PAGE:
It probably sounds a little dumb, but when I travel, regardless if it’s just to another city in Iowa or if it’s halfway around the world I don’t want to scream “tourist”. I like blending in as much as possible.
And most of the time, depending on where in the world I am, I can pass off as a local. Well, until I start talking that is.
When I went to Rome a few years ago, I was a bit uneasy as I was traveling abroad solo for the first time, and I had heart a few horror stories (or myths) about people mugging tourists.
So, I didn’t want to walk around looking like a helpless foreigner.
This meant, not having my camera out and around my neck, but at certain times this meant I taking photos on my phone because this was an easier way to snap a few pictures without digging into my bag for my big camera.
This also means not grabbing a big old paper map of whatever city I’m visiting. Google maps has come a long way over the years, and I always use that to get around.
I always wear the same exact clothes that I would normally wear at home. And you might think, well why wouldn’t you? But there are plenty of people who go out and buy “vacation” clothes. You know the dads that wear the Hawaiian floral shirts, the people who look like they’re going on a hike, but they're in a city, and the mom’s who wear the big, floppy sun hats.
Now, I have nothing against any of this. If you want to wear it, wear it, own it. I’m just saying that I like blending in, and there are certain things that scream, “I’m on vacation.”
This is probably the introvert in me but beyond sticking out like a sore thumb, I prefer to make myself at home wherever it is that I’m visiting. This means foregoing a lot of the touristy spots, and finding a few local haunts to hang out at. I like to get a taste of what it is about that place that people who live there enjoy.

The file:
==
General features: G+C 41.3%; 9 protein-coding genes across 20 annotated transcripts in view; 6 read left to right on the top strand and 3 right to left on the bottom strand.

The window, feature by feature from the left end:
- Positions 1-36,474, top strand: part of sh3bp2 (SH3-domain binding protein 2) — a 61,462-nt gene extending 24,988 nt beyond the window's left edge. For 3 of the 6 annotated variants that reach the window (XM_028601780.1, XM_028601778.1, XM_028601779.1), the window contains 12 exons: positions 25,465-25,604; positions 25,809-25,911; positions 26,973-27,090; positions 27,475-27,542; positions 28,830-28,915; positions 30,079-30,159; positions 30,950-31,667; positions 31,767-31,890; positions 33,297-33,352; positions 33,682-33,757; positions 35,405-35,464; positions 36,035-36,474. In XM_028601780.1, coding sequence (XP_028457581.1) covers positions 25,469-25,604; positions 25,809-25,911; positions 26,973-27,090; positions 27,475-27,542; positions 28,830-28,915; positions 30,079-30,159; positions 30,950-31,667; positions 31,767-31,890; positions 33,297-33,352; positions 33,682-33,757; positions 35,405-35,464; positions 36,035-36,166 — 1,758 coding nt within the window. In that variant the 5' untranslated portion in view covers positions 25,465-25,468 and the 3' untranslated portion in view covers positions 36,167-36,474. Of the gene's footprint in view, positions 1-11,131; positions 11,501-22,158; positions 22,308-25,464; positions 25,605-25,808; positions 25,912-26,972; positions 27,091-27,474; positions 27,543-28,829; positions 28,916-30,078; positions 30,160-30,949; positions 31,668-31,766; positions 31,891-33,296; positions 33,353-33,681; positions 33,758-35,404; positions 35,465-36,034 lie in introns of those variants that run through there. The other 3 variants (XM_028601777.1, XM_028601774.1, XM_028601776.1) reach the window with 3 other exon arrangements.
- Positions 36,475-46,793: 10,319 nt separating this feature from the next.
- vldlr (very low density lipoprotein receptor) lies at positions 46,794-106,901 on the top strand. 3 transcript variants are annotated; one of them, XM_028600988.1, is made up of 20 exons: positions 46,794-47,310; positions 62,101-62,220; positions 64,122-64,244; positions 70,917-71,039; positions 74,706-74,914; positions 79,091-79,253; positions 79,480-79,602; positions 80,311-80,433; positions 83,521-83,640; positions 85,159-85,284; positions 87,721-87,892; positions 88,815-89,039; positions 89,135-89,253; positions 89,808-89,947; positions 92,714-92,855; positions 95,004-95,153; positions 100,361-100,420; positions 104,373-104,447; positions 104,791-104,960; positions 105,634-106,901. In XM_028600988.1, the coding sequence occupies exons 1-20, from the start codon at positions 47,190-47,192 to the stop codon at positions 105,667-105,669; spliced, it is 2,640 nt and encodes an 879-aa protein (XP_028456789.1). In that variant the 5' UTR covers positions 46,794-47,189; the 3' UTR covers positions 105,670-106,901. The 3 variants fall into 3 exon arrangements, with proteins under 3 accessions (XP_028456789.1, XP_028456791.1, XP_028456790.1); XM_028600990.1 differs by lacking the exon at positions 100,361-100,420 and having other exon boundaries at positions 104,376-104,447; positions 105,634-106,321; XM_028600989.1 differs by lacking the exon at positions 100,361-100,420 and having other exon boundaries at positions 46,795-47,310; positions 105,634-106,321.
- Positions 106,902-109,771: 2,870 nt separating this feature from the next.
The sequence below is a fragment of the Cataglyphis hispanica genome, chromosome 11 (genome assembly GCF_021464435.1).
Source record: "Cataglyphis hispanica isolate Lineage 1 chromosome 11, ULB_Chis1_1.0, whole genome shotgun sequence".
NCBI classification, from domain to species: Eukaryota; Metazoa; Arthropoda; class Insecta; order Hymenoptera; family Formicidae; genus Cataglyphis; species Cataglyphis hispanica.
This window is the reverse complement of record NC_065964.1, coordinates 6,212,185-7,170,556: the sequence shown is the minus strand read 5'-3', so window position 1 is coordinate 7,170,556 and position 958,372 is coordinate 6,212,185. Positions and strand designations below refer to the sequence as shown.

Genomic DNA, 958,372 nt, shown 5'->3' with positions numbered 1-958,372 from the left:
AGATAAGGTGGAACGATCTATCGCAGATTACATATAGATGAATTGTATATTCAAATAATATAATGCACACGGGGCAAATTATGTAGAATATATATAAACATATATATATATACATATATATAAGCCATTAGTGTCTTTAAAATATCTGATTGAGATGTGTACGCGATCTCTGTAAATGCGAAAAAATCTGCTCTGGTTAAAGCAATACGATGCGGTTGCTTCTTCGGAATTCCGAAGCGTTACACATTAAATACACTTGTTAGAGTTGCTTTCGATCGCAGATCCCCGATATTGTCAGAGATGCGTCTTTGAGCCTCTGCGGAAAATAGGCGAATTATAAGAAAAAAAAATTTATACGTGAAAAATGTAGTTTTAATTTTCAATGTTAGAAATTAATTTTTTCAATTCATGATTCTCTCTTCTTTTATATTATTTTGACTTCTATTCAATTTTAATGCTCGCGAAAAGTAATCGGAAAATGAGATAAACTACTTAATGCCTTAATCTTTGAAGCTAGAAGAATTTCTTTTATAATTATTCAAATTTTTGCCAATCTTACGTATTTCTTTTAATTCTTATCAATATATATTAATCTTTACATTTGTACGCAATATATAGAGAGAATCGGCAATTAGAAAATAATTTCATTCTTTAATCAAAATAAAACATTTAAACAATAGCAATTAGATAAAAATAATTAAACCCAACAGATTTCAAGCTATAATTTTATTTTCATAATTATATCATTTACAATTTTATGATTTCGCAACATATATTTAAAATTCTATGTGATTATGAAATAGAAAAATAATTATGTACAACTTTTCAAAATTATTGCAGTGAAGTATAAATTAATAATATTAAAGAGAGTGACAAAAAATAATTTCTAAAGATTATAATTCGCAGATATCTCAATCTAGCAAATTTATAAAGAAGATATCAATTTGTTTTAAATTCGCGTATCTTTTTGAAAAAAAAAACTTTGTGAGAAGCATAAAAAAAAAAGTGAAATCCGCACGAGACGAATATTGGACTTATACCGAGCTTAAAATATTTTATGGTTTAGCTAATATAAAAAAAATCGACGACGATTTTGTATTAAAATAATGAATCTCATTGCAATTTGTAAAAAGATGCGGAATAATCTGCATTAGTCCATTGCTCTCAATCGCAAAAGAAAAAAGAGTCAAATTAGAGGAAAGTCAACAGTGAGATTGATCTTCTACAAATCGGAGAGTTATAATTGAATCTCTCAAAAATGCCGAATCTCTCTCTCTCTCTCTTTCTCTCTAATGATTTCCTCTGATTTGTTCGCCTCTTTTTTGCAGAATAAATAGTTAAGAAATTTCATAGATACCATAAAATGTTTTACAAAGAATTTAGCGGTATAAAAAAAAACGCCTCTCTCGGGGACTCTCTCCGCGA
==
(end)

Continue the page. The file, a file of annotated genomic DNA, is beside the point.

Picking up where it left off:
I do like to pick a few of the must-see’s. Whether that’s a walk past the Eiffel Tower, down along the River Thames, or through the ruins of Sukhothai and Ayutthaya. But there are certain areas I choose to avoid, and that’s usually the party scene.
And another added perk of avoiding the busier travel spots, besides the possibility of getting robbed is that there are certain countries or cities where tourists are more likely to get stopped by police, things usually cost more in the touristy areas, and there’s just a lot more people out and about.
You see, I’m at the point with traveling where I want to get into a routine where I am, and somewhat pretend I live there. Whether I’m there for a week or for a month, I want to find my spots to work, to eat, and to hang out.
In the end it’s all personal preference. There is no wrong way to travel. While you may enjoy filling your days with every great sight there is to see, I enjoy hunkering down for a few hours of work over a delicious cup of coffee before setting off to get out for a bit of adventure.